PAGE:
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pan·​to·​mime ˈpan-tə-ˌmīm How to pronounce pantomime (audio)
: an ancient Roman dramatic performance featuring a solo dancer and a narrative chorus
: any of various dramatic or dancing performances in which a story is told by expressive bodily or facial movements of the performers
a ballet that is part dance and part pantomime
: a British theatrical entertainment of the Christmas season based on a nursery tale and featuring topical songs, tableaux, and dances
: conveyance of a story by bodily or facial movements especially in drama or dance
: the art or genre of conveying a story by bodily movements only
pantomimic adjective


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pantomimed; pantomiming

intransitive verb

: to engage in pantomime

transitive verb

: to represent by pantomime

Examples of pantomime in a Sentence

Noun In the game of charades, one player uses pantomime to represent a word or phrase that the other players have to try to guess. We saw pantomimes at the fair. a ballet that is part dance and part pantomime Verb He pantomimed someone talking on the phone.
Recent Examples on the Web
Ricky’s sister, Angelina (Ceci Fernández), has been caring for their father, but is fed up with the experience and is planning to move out, while their macho brother, Ron (Frankie J. Alvarez), shows up occasionally to go through the pantomime of taking their father to work at the auto-body shop. Vulture, 6 June 2023 At the same time, racial and political tensions run like humming electrical cables beneath the pantomime. Neil McRobert, ELLE, 22 June 2023 Set in a traffic jam, the scene played out as a series of insults was lobbed from one driver to the other—and rendered, primarily, through pantomimes. Megan Garber, The Atlantic, 2 Apr. 2023 Rob Howell's set, dotted with piles of lantern rubble and heavy chains that echo Jacob Marley's fate, is an evocative space for the action that relies on pantomime and imagination to create spaces as varying as Scrooge's bedroom and the Cratchit's front door. Maureen Lee Lenker,, 2 Dec. 2021 The legendary performer was in town for a stop on his tour of the theatrical production of the pantomime Mother Goose. Justine Browning,, 22 Apr. 2023 Most spoke Spanish, limiting exchanges to pantomimes of gratitude and gracias. Los Angeles Times, 5 Mar. 2023 Combat can be frantic, with multiple ammunition types to manage and rapid dodges and strafing to initiate, and all of it depends on the player’s ability to pantomime pulling arrows from a quiver and firing the bow in real time. Christopher Cruz, Rolling Stone, 24 Feb. 2023 But a good deal of this production’s enchantment rests in the artful dancing, delightful mix of children’s and adult humor, fabulously communicative pantomime, old-fashioned slapstick, and visual details and surprises. Elaine Schmidt, Journal Sentinel, 12 May 2023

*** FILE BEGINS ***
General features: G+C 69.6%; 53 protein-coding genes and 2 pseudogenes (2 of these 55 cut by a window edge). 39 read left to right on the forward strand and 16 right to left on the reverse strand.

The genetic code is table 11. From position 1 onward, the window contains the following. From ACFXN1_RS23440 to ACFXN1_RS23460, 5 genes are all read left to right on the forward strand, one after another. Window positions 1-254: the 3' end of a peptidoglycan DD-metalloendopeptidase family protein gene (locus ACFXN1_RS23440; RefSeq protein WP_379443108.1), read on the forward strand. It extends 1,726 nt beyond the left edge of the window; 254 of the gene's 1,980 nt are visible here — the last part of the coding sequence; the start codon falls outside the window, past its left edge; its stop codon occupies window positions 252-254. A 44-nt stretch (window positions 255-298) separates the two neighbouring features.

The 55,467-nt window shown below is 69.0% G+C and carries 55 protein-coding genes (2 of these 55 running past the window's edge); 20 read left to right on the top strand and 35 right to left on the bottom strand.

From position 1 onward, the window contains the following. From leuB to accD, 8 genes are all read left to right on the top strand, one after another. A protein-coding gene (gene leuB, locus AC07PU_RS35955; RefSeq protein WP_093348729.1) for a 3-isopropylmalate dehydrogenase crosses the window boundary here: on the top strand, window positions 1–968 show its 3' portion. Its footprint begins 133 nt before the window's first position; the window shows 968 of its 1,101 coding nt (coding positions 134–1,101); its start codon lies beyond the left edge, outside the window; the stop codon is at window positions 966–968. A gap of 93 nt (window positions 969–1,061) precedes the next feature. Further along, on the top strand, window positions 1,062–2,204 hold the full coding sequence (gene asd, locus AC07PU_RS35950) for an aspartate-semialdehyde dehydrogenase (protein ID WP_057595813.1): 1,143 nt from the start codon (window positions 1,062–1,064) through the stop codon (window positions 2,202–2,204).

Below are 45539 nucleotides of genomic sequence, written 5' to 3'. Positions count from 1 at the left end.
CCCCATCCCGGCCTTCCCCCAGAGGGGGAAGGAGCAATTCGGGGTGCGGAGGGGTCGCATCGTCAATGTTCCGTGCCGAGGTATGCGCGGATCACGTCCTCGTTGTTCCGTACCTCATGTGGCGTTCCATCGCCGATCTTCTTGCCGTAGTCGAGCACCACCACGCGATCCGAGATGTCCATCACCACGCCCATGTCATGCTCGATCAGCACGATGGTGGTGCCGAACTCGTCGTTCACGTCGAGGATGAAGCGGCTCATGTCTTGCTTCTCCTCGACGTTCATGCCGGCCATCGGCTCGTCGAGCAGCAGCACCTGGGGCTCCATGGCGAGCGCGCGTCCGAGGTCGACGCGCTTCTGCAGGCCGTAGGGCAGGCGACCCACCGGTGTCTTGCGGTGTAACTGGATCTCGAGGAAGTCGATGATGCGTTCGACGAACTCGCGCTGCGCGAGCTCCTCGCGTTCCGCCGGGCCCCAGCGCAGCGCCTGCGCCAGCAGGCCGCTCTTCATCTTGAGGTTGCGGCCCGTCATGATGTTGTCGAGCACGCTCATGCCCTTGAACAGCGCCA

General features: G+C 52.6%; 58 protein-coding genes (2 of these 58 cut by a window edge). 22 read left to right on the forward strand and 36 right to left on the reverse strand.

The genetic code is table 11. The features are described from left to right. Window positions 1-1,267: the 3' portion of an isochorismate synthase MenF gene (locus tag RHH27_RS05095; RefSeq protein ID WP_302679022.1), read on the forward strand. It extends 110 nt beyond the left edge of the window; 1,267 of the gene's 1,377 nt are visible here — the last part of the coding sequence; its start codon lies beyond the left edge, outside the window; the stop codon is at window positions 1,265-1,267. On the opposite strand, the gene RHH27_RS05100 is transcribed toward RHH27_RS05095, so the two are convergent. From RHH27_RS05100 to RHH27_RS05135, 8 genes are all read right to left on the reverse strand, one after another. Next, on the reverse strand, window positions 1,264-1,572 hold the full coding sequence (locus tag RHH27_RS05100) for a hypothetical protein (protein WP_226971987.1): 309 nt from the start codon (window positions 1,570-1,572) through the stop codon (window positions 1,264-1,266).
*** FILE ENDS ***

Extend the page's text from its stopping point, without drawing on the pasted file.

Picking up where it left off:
Ellams and Magar take the approach of showing and telling: The actors describe, say, a race between the gods or a basketball final, while also pantomiming it. Vulture, 31 July 2023 Previous performances had involved pantomiming to pre-recorded audio; Birkin had something to prove. Peter Debruge, Variety, 16 July 2023 Public domain Ballroom’s roots reach back to the Antebellum South, when enslaved people would pantomime their masters at dances. José Criales-Unzueta, Vogue, 28 June 2023 Lady Gaga's Harley Quinn appears to be pantomiming her puddin'. Jen Juneau, Peoplemag, 3 Apr. 2023 Both involve reality brushing up against your expectations, not knowing the language, trying to pantomime. Nandini Balial, Vulture, 1 Nov. 2022 Gratitude Researchers believe that that the orangutans can also pantomime stories to reminisce. Joseph Calamia, Discover Magazine, 12 Aug. 2010 Focusing on schools, as opposed to other public spaces, could make for an easier sell to corporations that might pantomime progressive values, but generally avoid substantive politics. Mac Schwerin, The Atlantic, 11 Nov. 2022 Why not offer an instruction or training sequence that asks players to pantomime certain moves, then display a checkmark and play a pleasant tone upon doing it right two or three times? Sam MacHkovech, Ars Technica, 3 May 2022 See More

These examples are programmatically compiled from various online sources to illustrate current usage of the word 'pantomime.' Any opinions expressed in the examples do not represent those of Merriam-Webster or its editors. Send us feedback about these examples.

Word History


Noun and Verb

Latin pantomimus, from pant- + mimus mime

First Known Use


1606, in the meaning defined at sense 1


1768, in the meaning defined at intransitive sense

Time Traveler
The first known use of pantomime was in 1606

Dictionary Entries Near pantomime

Cite this Entry

“Pantomime.” Dictionary, Merriam-Webster, Accessed 24 Sep. 2023.

Kids Definition


: a performance in which a story is told by expressive movements of the body or face
: expression of information by movements of the body or face
pantomime verb

More from Merriam-Webster on pantomime

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